One hears two objections to large gatherings during election campaigns. One is based on the argument that big public gatherings cost a lot of money and that less affluent candidates are put at a disadvantage. In fact public meetings cost less than running langars for whole communities, distributing tins of oil and sacks of flour or simply buying votes. The expenditure on addressing the voters directly is wholly legitimate.
The second objection is that large congregations are vulnerable to terrorist attacks. This objection too is not valid, though the danger of terrorists’ causing great damage while targeting crowds is real. Abandoning the right to congregate amounts to handing the enemies of democracy victory without resistance. Besides, large gatherings, if properly guided and disciplined, can deter terrorists more effectively than groups at corner meetings.
However, armed militants and terrorists are not the only extremists that are threatening to disrupt the election. We find the people’s freedom to choose their representatives also being threatened by extremists of another kind — a puritanical brigade riding high on the crest of religiosity.
The responsibility for saving the democratic content of the election system against attacks by hypocrites and unqualified meddlers lies with the Election Commission of Pakistan. But the ECP can acquit itself of this daunting task only if it is committed to preserving the democratic spirit of an election and is capable of resisting pressures from any quarter however powerful and awe-inspiring.
Most people stopped looking at the ECP’s tendency for religiosity once the highly respected Fakhruddin G. Ebrahim became the chief election commissioner. It would be a pity if respect for him prevented a scrutiny of the ECP’s conduct. He himself might not like the ECP to be above criticism.
For instance, the clamour about degrees, genuine or fake, is unwarranted and betrays ignorance of the first principle of election — the people’s right to elect anyone who enjoys their confidence unless he has been convicted by a competent court of moral turpitude and stands barred for a certain period.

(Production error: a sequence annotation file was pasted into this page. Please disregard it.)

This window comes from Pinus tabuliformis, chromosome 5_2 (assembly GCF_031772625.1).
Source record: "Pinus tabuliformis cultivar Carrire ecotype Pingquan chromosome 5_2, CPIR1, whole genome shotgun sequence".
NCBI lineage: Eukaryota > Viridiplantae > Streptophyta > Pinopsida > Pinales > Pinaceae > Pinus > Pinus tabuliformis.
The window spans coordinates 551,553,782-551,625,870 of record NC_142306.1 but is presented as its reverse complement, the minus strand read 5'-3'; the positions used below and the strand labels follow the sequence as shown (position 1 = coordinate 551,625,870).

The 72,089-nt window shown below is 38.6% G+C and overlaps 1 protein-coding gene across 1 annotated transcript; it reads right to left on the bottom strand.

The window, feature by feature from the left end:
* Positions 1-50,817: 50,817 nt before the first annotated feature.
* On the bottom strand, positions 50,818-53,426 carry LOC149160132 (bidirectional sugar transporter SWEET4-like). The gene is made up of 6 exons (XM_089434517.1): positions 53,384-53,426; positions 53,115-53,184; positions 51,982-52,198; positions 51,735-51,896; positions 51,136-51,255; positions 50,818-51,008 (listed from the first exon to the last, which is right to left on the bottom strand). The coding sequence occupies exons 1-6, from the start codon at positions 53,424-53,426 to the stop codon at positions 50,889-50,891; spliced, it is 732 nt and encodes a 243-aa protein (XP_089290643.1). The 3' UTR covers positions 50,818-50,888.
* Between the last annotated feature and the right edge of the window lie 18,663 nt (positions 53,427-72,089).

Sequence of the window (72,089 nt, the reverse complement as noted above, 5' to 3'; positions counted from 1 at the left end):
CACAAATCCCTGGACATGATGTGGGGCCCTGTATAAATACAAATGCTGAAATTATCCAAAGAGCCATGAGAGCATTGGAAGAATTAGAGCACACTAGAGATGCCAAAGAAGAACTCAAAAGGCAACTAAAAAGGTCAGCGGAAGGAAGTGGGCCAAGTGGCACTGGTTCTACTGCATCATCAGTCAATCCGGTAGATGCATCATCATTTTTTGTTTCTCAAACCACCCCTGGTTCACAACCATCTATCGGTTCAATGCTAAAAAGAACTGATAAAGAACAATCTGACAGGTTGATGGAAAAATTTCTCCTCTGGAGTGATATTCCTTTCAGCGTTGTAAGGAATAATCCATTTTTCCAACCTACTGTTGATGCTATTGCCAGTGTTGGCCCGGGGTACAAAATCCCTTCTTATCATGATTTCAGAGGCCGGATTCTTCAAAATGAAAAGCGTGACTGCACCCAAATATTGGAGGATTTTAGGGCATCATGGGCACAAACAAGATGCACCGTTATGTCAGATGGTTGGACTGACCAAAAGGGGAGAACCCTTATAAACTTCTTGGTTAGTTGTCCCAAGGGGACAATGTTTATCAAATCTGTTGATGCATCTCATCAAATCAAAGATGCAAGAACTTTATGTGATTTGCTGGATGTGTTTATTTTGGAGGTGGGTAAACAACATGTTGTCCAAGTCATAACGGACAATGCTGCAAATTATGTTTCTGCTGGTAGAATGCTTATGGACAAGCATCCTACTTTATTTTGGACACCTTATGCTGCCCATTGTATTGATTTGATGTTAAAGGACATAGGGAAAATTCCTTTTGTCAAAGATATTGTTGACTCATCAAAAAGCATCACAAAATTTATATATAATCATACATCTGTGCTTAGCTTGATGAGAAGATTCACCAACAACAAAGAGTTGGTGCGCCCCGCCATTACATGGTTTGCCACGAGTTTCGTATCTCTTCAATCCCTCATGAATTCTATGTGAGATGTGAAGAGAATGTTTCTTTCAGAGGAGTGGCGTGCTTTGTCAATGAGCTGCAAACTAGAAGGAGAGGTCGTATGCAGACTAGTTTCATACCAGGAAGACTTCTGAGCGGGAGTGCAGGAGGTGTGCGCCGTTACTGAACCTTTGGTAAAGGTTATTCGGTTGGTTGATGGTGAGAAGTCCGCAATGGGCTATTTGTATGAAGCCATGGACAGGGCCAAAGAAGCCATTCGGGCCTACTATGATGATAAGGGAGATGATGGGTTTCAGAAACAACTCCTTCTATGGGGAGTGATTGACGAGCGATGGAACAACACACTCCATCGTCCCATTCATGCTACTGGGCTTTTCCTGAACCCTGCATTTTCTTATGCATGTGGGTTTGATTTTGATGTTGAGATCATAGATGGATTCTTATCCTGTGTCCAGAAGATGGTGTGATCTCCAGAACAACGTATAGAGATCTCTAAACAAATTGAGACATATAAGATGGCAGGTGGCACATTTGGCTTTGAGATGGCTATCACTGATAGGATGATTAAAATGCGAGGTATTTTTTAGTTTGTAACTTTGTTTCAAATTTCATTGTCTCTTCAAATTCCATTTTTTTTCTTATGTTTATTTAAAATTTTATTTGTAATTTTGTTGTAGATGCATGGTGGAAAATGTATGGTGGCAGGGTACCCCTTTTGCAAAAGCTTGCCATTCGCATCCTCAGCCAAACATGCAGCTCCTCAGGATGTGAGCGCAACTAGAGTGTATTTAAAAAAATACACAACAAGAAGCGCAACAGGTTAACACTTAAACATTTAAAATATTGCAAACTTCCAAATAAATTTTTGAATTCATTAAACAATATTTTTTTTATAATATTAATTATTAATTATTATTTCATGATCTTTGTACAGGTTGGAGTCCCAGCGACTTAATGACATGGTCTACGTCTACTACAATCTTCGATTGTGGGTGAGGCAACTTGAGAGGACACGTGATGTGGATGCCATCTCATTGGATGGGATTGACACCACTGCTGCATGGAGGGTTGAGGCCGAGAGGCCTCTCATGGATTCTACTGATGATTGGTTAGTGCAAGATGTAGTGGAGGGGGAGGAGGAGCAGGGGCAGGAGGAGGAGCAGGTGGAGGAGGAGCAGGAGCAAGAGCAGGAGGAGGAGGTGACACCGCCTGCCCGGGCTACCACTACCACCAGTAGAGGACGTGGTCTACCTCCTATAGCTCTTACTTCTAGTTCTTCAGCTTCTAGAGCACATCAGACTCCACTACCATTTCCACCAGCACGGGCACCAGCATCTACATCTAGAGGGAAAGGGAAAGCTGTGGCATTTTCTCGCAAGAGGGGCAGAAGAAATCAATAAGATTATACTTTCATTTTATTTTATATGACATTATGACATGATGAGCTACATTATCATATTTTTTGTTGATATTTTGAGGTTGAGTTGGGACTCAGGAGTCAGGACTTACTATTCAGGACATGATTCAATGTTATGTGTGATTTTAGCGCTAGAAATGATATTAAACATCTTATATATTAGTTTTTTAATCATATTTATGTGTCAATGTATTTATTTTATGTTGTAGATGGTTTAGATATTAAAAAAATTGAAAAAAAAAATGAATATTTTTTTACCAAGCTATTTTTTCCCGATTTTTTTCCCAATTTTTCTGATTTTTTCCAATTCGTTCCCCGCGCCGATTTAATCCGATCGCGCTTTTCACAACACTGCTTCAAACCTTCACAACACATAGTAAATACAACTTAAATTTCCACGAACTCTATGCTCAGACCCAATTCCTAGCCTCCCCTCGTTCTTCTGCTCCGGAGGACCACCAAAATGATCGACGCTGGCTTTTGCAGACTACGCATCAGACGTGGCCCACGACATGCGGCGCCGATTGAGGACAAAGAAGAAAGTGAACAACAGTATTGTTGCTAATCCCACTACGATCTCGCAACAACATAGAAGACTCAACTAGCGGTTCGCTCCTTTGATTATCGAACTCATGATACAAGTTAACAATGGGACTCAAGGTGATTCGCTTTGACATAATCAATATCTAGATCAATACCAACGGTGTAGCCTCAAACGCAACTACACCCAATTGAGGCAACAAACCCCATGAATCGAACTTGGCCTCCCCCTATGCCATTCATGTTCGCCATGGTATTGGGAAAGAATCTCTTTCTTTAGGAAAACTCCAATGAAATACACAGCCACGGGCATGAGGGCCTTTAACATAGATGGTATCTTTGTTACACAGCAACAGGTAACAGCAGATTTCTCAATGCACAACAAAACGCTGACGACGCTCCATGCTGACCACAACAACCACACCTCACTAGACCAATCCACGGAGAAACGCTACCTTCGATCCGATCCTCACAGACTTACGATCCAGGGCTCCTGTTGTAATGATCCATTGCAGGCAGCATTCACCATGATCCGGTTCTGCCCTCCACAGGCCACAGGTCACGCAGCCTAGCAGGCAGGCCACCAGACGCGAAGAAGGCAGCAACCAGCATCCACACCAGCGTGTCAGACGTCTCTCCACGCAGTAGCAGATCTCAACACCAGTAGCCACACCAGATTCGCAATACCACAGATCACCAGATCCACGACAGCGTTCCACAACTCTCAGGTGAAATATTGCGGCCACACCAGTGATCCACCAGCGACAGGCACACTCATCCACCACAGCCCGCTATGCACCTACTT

The condition of degrees was an undemocratic device introduced by Gen Musharraf for selfish and partisan reasons. It is not necessary to follow his lead to demonise politicians.
Incidentally, nobody is mentioning the religious dignitaries who rose to power on the strength of seminary certificates which were wrongly accepted as an equivalent to graduation. They were challenged in the Supreme Court but the case remained undecided for four years. The apex court’s summons could not be served on MNAs who were parading themselves all over Islamabad.
Far more unacceptable is the hysterical rhetoric about the sanctity of Articles 62 and 63 as if the exercise is not meant to elect policymakers but custodians of neighbourhood mosques and graveyards.
Two dangerous consequences of working with the neoconvert’s zeal are evident. First, the political discourse is degenerating into a pseudo-religious disputation that has no place in a democracy. Secondly, the politicians and candidates are being subjected to the perverse rule that they are presumed guilty unless they prove themselves innocent.
The test of a candidate’s eligibility given in the original text of the 1973 constitution was in accord with the practice in modern democracies. An assembly elected in accordance with Gen Zia’s theocratic formulations will be bound more to his legacy than to people’s good.
Election is not an end in itself. The objective for which it is a means will be lost if the process is undermined by extremists of either variety.